Ian F. Haney López, White By Law: The Legal Construction of Race (New York: New York University Press, 1996), 162.


  1. [16]SMEDLEY, supra, at 27.
  2. [17]Terrace v. Thompson, 274 F. 841, 849 (W.D.Wash. 1921).

“The prerequisite cases show that race is a social construct fabricated in part by law.” (Haney Lopez)

The prerequisite cases show that race is a social construct fabricated in part by law. More than this, these cases specifically illuminate the construction of Whiteness, constituting that rare instance when White racial identity is unexpectedly drawn out of the background and placed abruptly in question. Moving away from legal theory, it is useful to ask what the prerequisite cases tell us about Whiteness. It may seem that these cases say relatively little, both because the courts failed to offer a developed definition of White identity, and also seemed to concern themselves much more with who was not White. In the end, however, it is exactly these practices that tell us most about the nature of White identity today, drawing into view both the maintaining technologies of transparency and the relational construction of White and non-White identity.

Ian F. Haney López, White By Law: The Legal Construction of Race (New York: New York University Press, 1996), 155.

“Racism and prejudice, it is clear, played a fundamental role in encouraging mob violence against Mexicans … [1920s] ‘I would not think of classifying Mexicans as whites’” (Carrigan and Webb)

1920s: “I would not think of classifying Mexicans as whites.” / BB&W 50 (From Taylor interviews.)

Economic competition, although a significant force, does not sufficiently explain the history of anti-Mexican or anti-black mob violence. If mobs had considered only economics, they would have been just as likely to murder or expel any group standing in their way. But, in fact, mobs specially targeted Mexicans in the southwestern United States. Racism and prejudice, it is clear, played a fundamental role in encouraging mob violence against Mexicans. Mexicans were portrayed as a cruel and treacherous people with a natural proclivity toward criminal behavior. Racist stereotypes abounded in private correspondence, contemporary literature, and the popular media. “The lower class of Mexicans, on the west coast, appear to be a dark, Indian-looking race, with just enough of the Spanish blood, without its appropriate intelligence, to add a look of cunning to their gleaming, treacherous eyes, wrote Theodore T. Johnson in 1849.[54] In April, 1872, the Weekly Arizona Miner exclaimed: “Bad Mexicans never tire of cutting throats, and we are sorry to be compelled to say that good Mexicans are rather scarce.”[55] These assumptions, legitimated by pseudoscientific research, remained prevalent well into the twentieth century. A track foreman interviewed in the late 1920s in Dimmit County, Texas, observed: “They are an inferior race. I would not think of classing Mexicans as whites.”[56]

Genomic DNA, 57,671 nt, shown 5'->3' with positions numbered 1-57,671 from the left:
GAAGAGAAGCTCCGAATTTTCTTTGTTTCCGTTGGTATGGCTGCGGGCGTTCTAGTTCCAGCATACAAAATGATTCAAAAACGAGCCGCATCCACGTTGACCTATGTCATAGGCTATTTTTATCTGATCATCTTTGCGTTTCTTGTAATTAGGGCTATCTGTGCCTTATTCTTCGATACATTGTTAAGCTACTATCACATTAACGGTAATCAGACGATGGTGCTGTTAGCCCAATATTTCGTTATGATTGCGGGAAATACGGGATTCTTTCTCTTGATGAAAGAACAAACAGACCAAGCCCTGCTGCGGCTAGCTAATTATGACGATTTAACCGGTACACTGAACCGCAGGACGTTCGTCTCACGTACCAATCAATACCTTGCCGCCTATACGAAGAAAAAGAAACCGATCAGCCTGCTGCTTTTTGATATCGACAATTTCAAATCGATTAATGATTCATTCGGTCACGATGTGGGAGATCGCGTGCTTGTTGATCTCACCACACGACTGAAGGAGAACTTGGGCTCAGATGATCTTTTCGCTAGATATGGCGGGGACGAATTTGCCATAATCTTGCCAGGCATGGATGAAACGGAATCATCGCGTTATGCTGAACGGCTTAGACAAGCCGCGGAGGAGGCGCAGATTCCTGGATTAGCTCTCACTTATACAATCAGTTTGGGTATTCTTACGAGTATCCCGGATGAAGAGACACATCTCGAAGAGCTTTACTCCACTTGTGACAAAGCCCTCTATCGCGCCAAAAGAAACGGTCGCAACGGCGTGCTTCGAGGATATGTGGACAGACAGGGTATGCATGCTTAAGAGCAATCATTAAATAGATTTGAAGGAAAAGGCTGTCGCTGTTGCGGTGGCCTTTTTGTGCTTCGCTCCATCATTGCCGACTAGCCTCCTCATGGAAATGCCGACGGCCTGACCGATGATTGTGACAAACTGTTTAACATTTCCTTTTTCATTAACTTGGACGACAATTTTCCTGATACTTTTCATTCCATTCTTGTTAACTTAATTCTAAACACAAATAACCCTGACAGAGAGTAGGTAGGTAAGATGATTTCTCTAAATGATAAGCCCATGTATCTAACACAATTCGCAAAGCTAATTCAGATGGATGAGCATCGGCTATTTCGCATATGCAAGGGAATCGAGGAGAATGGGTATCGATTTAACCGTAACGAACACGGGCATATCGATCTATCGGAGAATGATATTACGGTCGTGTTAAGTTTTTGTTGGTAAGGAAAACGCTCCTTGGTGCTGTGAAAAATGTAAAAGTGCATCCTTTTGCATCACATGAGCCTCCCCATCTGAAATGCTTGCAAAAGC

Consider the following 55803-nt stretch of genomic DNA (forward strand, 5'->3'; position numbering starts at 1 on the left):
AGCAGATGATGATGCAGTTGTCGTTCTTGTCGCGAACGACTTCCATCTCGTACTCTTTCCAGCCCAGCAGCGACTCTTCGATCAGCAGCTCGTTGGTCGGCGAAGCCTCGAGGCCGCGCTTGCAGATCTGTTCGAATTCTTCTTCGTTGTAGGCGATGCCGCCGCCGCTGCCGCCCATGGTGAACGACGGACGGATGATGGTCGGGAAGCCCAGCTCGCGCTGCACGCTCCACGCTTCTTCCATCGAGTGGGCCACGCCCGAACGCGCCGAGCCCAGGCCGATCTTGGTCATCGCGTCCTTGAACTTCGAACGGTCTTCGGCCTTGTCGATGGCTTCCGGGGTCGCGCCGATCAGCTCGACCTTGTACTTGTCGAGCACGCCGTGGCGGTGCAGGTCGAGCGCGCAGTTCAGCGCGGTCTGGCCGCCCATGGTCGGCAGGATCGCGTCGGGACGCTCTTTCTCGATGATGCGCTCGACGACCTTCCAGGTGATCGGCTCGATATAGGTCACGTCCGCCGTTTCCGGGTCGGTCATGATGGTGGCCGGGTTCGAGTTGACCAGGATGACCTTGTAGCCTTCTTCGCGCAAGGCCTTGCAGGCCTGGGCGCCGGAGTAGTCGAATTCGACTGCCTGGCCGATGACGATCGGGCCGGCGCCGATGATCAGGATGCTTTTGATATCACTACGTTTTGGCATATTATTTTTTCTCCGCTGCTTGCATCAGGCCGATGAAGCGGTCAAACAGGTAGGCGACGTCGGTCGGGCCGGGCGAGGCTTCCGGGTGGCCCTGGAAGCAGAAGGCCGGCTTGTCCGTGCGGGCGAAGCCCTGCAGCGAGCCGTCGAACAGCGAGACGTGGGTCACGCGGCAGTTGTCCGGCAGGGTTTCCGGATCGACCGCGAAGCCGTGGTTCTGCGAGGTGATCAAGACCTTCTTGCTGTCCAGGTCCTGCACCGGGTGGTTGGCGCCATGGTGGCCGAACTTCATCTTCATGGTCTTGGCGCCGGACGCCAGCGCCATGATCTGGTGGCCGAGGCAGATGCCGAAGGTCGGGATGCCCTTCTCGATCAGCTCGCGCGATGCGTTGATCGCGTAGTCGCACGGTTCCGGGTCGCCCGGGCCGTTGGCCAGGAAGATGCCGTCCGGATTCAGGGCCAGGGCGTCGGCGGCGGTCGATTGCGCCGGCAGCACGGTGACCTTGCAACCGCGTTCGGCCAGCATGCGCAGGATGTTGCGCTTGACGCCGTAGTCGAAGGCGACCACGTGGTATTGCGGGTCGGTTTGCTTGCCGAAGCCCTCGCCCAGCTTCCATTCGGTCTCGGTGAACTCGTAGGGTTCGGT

William D. Carrigan and Clive Webb, "Muerto por Unos Desconocidos (Killed by Persons Unknown): Mob Violence against Blacks and Mexicans," in Beyond Black & White: Race, Ethnicity, and Gender in the U.S. South and Southwest, edited by Stephanie Cole and Alison M. Parker (College Station: Texas A&M University Press, 2004), 50.



  1. [54]Theodore T. Johnson, Sights in the Gold Regions and Scenes by the Way (New York: Baker and Scriber, 1849), p. 240. Another early example of Anglo prejudice against Mexicans can be found in T. J. Farham, Life, Travels, and Adventures in California and Scenes in the Pacific Ocean (New York: William H. Graham, 1846), pp. 356-57.
  2. [55]Weekly Arizona Miner, Apr. 26, 1872.
  3. [56]Paul S. Taylor, Mexican Labor in the United States: Dimmit County, Winter Garden District, South Texas (Berkeley: University of California Press, 1980), p. 446 (quote). For additional accounts of prejudicial views towards Mexicans, see Robert Lee Maril, Poorest of Americans: The Mexican Americans of the Lower Rio Grande Valley of Texas (Notre Dame, Ind.: University of Notre Dame Press, 1989), pp. 10-11, 30, 33, 41-47, 49, 51-54, 79, 81, 151-55; Américo Paredes, “With His Pistol in His Hand,” in Chicano: The Evolution of a People, ed. by Renato Rosaldo, Robert A. Calvert, and Gustav L. Seligmann, Jr. (Malabar, Fla.: Robert E. Krieger Publishing Company, 1982), p. 101; Richard Griswold del Castillo and Arnoldo De León, North to Aztlán: A History of Mexican Americans in the United States (New York: Twayne Publishers, 1996), p. 30; Frank W. Johnson, A History of Texas and Texans (Chicago: American Historical Society, 1914), vol. 1, p. 516; Mark Reisler, “Always the Laborer, Never the Citizen: Anglo Perceptions of the Mexican Immigrant during the 1920s,” in Between Two Worlds: Mexican Immigrants in the United States, ed. by David G. Gutierrez (Wilmington, Del.: Scholarly Resources Inc., 1996), pp. 25-29.

“Frustrated at having been beaten out by the lower prices of their Mexican rivals, white competitors resorted to murdering cartmen, driving off their oxen and burning their carts and freight. Economic rivalry with Mexicans continued to inspire retributive action by whites throughout the late nineteenth and early twentieth centuries.” (Carrigan and Webb)